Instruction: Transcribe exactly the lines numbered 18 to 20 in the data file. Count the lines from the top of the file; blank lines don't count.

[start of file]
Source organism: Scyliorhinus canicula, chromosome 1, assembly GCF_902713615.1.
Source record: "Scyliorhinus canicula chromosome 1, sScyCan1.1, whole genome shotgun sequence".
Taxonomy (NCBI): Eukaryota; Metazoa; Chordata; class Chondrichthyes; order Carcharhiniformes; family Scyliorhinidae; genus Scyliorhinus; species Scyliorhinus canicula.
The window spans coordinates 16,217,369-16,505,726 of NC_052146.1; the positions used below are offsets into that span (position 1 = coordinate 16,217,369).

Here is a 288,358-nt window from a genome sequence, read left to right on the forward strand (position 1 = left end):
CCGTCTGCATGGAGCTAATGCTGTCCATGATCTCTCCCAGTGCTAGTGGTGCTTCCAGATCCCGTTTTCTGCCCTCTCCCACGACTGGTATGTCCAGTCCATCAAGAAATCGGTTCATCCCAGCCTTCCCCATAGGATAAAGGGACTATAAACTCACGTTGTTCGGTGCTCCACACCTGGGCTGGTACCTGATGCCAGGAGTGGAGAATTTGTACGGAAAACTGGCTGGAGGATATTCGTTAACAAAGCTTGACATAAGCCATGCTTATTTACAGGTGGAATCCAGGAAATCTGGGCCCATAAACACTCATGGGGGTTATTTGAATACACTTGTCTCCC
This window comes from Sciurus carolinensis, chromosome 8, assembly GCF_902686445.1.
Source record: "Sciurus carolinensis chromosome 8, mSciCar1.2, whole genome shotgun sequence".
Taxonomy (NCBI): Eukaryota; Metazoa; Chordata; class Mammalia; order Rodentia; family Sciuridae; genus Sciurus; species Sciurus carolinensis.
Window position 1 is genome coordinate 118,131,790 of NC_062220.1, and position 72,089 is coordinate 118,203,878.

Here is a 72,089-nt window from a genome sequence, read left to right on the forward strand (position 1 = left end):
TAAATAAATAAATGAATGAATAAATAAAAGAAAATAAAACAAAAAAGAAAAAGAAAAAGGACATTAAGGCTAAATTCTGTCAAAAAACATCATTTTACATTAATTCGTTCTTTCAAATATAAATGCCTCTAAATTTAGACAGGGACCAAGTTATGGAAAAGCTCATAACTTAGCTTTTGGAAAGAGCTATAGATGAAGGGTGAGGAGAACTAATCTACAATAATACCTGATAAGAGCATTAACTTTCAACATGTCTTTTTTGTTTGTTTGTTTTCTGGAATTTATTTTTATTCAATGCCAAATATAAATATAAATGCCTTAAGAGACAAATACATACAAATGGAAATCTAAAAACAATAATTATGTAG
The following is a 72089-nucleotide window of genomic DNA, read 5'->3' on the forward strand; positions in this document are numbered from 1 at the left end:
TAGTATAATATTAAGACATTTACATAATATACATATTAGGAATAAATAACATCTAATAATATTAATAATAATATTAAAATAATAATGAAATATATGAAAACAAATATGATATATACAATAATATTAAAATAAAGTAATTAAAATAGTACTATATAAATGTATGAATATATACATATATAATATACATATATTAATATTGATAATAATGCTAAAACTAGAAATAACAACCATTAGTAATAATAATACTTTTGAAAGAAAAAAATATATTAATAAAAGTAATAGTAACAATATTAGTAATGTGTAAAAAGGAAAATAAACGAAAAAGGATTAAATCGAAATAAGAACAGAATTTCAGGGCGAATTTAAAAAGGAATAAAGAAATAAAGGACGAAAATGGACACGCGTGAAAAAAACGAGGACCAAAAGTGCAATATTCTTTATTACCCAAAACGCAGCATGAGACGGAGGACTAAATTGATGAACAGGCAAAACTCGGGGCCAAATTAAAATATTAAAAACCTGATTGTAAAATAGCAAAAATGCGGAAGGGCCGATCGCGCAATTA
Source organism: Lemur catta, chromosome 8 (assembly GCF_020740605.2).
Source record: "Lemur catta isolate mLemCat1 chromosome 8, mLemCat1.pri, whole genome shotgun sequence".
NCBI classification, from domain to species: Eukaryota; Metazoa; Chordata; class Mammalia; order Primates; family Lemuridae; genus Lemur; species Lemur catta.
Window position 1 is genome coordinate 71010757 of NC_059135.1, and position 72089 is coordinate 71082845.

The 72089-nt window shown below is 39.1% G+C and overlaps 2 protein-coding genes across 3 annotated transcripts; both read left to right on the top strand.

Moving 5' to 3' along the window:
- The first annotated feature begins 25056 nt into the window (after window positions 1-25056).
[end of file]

Window position 1 is genome coordinate 71010757 of NC_059135.1, and position 72089 is coordinate 71082845.

The 72089-nt window shown below is 39.1% G+C and overlaps 2 protein-coding genes across 3 annotated transcripts; both read left to right on the top strand.

Moving 5' to 3' along the window: